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Virginia Child Custody
Child Custody in Virginia

Based on the Code of Virginia, Title 20, Section 20-124.2 and 124.3, when the court determines custody, it assures the child of frequent and continuing contact with both parents when appropriate and in the best interests of the child.

The court determines the primary care of the child based on Virginia code section 20-124.3. The family court, which has jurisdiction over child custody cases, considers all relevant facts surrounding the relationship between the parents and the child. The judge looks at the fitness, financial resources and residence of both parents, and the age, health, gender and preference of the child.

The court's primary purpose in child custody suits is to foster frequent and continuous contact between the child and both parents. Toward that end, the court awards joint custody or sole custody.

Virginia child custody laws strongly support the welfare of the child. Divorcing parents are encouraged to amicably work out the details of their parenting plan. Agreement between parents reflects their willingness and ability to take care of their child's needs while living separately. If dispute over the parenting agreement occurs, the court steps in to resolve issues concerning child support, custody, and visitation rights.

Virginia Child Custody Laws

Virginia child custody laws require consideration of:

  • the child's wishes or preferences as to custody, provided that he or she is mature enough to make such claims;
  • the child's age and mental health, in order for the court to assess his/her developmental needs;
  • the parents' ages and mental conditions;
  • the nature of the parent-child relationship;
  • the parents' familiarity of the child's need and ability to provide for those needs;
  • the parents' future parental role in child rearing;
  • the parents' willingness and ability to allow and maintain a close and continuing relationship between the child and the other parent;
  • the parents' willingness and ability to work together to resolve disputes;
  • any history of domestic violence, child abuse, negligence, or substance abuse; and
  • and any other factor that directly affects the welfare of the child.

Best Interests of the Child

As always, the court shall keep in mind that the best interests of the child should be on top, and the primary determining factor. Factors considered in deciding the best interest include:

  • the age, physical, and mental condition of the child;
  • the age, physical, and mental condition of each parent;
  • any history of family abuse;
  • the child's wishes, if the child is of a sufficient age and understanding to express a preference (generally age 12 or older);
  • the role each parent plays in the child's upbringing;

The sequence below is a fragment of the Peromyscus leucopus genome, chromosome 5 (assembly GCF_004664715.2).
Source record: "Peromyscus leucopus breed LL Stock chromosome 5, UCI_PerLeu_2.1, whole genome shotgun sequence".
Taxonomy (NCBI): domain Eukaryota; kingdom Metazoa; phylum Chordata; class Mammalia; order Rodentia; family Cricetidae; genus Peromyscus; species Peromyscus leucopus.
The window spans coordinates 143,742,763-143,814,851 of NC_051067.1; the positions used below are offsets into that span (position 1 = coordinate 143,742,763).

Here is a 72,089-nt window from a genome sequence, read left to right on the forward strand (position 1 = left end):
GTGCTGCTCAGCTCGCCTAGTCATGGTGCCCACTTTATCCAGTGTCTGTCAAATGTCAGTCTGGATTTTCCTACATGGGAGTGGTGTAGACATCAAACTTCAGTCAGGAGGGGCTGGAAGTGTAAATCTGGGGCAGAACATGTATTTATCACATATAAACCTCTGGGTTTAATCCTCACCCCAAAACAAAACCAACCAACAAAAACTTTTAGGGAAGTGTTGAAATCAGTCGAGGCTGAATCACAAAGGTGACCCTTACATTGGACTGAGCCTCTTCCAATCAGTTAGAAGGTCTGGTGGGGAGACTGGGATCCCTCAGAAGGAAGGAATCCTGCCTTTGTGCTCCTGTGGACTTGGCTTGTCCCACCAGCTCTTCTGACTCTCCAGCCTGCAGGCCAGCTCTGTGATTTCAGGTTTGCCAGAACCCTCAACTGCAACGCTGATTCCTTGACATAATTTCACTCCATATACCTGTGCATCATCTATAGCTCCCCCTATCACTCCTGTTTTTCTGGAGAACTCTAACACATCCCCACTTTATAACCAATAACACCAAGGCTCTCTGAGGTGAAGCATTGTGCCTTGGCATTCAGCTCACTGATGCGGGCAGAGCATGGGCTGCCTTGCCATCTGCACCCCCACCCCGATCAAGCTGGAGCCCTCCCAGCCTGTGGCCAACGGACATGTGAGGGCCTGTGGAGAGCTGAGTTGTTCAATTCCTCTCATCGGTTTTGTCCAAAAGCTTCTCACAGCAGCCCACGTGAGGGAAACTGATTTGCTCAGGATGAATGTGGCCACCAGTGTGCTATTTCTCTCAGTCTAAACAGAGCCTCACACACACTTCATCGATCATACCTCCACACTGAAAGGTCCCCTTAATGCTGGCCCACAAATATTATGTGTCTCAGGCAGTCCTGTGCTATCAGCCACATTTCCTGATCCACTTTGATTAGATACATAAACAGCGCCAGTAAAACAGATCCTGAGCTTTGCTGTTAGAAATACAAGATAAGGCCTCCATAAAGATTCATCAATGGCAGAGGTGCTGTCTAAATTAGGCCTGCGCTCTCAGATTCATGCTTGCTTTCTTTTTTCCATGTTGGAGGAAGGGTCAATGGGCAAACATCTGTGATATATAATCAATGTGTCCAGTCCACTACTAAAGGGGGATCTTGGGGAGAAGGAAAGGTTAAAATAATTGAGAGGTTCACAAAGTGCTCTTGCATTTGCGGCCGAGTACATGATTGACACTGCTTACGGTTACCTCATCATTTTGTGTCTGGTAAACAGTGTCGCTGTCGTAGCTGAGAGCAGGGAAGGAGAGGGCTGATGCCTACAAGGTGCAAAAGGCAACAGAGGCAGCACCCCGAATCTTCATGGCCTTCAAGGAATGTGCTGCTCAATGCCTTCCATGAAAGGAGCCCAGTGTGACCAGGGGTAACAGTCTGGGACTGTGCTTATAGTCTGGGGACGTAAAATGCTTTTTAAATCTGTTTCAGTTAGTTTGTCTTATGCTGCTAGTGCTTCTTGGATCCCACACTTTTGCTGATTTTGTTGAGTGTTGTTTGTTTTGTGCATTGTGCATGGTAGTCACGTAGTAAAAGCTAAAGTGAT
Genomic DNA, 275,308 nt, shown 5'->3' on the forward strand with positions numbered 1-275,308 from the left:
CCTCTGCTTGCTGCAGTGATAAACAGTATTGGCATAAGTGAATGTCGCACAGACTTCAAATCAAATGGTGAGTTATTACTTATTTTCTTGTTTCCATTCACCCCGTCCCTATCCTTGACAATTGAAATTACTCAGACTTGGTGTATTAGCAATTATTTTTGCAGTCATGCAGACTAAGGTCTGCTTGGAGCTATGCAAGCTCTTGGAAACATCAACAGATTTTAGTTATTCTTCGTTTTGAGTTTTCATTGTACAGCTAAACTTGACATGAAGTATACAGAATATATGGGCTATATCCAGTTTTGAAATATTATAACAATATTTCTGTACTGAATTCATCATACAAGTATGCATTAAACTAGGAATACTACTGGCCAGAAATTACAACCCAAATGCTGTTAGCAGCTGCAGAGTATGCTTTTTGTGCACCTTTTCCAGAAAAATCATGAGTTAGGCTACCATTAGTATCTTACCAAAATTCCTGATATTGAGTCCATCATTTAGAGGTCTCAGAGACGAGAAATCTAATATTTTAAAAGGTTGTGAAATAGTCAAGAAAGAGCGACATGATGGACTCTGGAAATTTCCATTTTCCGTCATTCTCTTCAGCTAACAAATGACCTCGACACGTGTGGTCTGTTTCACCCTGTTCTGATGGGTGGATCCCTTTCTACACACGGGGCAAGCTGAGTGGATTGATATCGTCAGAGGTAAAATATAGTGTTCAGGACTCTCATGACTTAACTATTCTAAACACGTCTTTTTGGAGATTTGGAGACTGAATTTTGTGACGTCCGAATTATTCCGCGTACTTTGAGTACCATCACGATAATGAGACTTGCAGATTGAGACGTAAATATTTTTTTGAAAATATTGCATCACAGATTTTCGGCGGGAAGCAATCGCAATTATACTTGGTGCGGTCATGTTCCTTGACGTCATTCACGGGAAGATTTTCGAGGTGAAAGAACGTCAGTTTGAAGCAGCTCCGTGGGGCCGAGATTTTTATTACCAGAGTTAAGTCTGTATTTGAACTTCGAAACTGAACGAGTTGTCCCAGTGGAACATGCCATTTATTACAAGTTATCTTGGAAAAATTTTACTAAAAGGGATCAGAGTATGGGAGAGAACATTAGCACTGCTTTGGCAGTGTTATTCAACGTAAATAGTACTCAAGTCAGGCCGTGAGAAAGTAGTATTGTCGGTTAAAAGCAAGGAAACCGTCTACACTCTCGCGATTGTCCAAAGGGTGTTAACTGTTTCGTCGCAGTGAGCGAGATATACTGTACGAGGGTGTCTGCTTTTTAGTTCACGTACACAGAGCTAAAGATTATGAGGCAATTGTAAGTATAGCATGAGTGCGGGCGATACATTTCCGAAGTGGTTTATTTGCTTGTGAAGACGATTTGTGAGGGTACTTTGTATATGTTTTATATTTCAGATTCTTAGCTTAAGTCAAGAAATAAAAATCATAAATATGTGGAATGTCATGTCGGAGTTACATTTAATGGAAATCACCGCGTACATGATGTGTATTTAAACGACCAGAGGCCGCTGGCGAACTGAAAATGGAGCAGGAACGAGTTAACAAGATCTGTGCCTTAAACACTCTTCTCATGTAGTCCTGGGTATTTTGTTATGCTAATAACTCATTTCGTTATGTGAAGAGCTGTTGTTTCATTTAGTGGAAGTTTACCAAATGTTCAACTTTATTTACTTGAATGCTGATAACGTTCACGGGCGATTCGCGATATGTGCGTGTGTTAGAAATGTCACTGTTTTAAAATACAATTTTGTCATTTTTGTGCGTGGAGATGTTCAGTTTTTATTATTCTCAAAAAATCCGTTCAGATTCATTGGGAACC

• the child's needs, including the child's relationship with his/her parents, siblings, and extended family members;
  • each parent's willingness to foster a close relationship between the child and the other parent; and
  • additional important factors determined by the court.

Custody means the physical and legal control and responsibility for a minor child. Physical custody means that the child will live in the residence of the custodial parent. Legal custody means that the custodial parent has the right and responsibility to care for the child, including making decisions regarding the child's educational and medical needs.

Virginia courts have jurisdiction over custody cases if the child lives in the state and at least one parent lives or works in the state, or if the child resided in Virginia within the last 6 months and was only removed from the state because a custodial parent moved out of the state.


In Virginia, a parent who is intending to relocate must give the court and the other parent 30 days notice. The relocating parent must also list the parent's new address, unless the court decides that it is unnecessary.

A parent who wishes to modify the existing custody must show that there was a significant change in circumstances necessary to force a change before the same court that determined the original custody placement. In Virginia, custody agreements are very rarely modified. Virginia code section 20-108 outline grounds for custody modifications. Intentional withholding of a child without just cause may lead to a custody change. Other factors include death of a parent, remarriage, and engaging in criminal activity. Virginia circuit and juvenile and domestic relations courts have jurisdiction over these proceedings.

Parental Conduct

In addition to finding a parent unfit because of substance abuse or abuse or neglect towards a child, the courts also consider the conduct of both parents during the course of the marriage, and the impact of parental behavior on the child.

In Virginia, a family court may prevent a parent from obtaining custody or seeking custody if:

  • he or she was convicted of murder, voluntary manslaughter, or a felony attempt;
  • felony assault resulting in serious bodily injury or harm, if the victim was a child of the parent or a child with whom the parent lived with at the time; or
  • felony sexual assault, if the victim was a child of the parent or a child with whom the parent lived with at the time.

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